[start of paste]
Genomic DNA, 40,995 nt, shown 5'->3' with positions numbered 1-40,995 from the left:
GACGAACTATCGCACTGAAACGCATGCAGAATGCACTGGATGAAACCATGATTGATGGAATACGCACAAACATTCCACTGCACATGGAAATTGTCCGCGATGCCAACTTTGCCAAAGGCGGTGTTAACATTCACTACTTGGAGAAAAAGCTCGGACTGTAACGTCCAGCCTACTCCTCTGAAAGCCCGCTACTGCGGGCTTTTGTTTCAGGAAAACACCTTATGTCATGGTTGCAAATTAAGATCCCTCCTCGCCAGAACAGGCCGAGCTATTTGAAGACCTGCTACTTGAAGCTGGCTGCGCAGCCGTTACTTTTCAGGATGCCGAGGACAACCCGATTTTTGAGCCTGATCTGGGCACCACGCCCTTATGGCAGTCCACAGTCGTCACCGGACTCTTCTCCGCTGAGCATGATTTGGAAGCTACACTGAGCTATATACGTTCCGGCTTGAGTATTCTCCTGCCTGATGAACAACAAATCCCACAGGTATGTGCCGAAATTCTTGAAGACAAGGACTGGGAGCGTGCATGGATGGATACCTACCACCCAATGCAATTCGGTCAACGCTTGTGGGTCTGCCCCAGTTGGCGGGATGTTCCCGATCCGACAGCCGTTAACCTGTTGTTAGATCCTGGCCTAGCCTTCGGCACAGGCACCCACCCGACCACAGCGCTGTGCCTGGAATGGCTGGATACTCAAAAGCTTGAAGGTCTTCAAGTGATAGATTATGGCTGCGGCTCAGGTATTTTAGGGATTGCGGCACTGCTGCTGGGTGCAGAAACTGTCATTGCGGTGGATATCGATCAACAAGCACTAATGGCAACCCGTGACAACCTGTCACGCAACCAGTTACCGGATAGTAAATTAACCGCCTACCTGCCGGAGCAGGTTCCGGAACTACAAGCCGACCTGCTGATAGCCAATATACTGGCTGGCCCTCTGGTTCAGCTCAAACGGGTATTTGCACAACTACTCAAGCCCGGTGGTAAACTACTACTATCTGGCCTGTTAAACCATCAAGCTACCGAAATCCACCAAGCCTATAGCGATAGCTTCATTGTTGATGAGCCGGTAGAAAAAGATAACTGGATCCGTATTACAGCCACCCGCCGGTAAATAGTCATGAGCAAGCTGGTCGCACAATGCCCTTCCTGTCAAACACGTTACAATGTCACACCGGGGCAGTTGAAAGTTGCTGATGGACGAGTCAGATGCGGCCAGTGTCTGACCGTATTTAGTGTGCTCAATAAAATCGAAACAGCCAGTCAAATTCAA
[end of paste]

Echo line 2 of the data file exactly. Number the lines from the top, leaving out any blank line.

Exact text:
GACGAACTATCGCACTGAAACGCATGCAGAATGCACTGGATGAAACCATGATTGATGGAATACGCACAAACATTCCACTGCACATGGAAATTGTCCGCGATGCCAACTTTGCCAAAGGCGGTGTTAACATTCACTACTTGGAGAAAAAGCTCGGACTGTAACGTCCAGCCTACTCCTCTGAAAGCCCGCTACTGCGGGCTTTTGTTTCAGGAAAACACCTTATGTCATGGTTGCAAATTAAGATCCCTCCTCGCCAGAACAGGCCGAGCTATTTGAAGACCTGCTACTTGAAGCTGGCTGCGCAGCCGTTACTTTTCAGGATGCCGAGGACAACCCGATTTTTGAGCCTGATCTGGGCACCACGCCCTTATGGCAGTCCACAGTCGTCACCGGACTCTTCTCCGCTGAGCATGATTTGGAAGCTACACTGAGCTATATACGTTCCGGCTTGAGTATTCTCCTGCCTGATGAACAACAAATCCCACAGGTATGTGCCGAAATTCTTGAAGACAAGGACTGGGAGCGTGCATGGATGGATACCTACCACCCAATGCAATTCGGTCAACGCTTGTGGGTCTGCCCCAGTTGGCGGGATGTTCCCGATCCGACAGCCGTTAACCTGTTGTTAGATCCTGGCCTAGCCTTCGGCACAGGCACCCACCCGACCACAGCGCTGTGCCTGGAATGGCTGGATACTCAAAAGCTTGAAGGTCTTCAAGTGATAGATTATGGCTGCGGCTCAGGTATTTTAGGGATTGCGGCACTGCTGCTGGGTGCAGAAACTGTCATTGCGGTGGATATCGATCAACAAGCACTAATGGCAACCCGTGACAACCTGTCACGCAACCAGTTACCGGATAGTAAATTAACCGCCTACCTGCCGGAGCAGGTTCCGGAACTACAAGCCGACCTGCTGATAGCCAATATACTGGCTGGCCCTCTGGTTCAGCTCAAACGGGTATTTGCACAACTACTCAAGCCCGGTGGTAAACTACTACTATCTGGCCTGTTAAACCATCAAGCTACCGAAATCCACCAAGCCTATAGCGATAGCTTCATTGTTGATGAGCCGGTAGAAAAAGATAACTGGATCCGTATTACAGCCACCCGCCGGTAAATAGTCATGAGCAAGCTGGTCGCACAATGCCCTTCCTGTCAAACACGTTACAATGTCACACCGGGGCAGTTGAAAGTTGCTGATGGACGAGTCAGATGCGGCCAGTGTCTGACCGTATTTAGTGTGCTCAATAAAATCGAAACAGCCAGTCAAATTCAA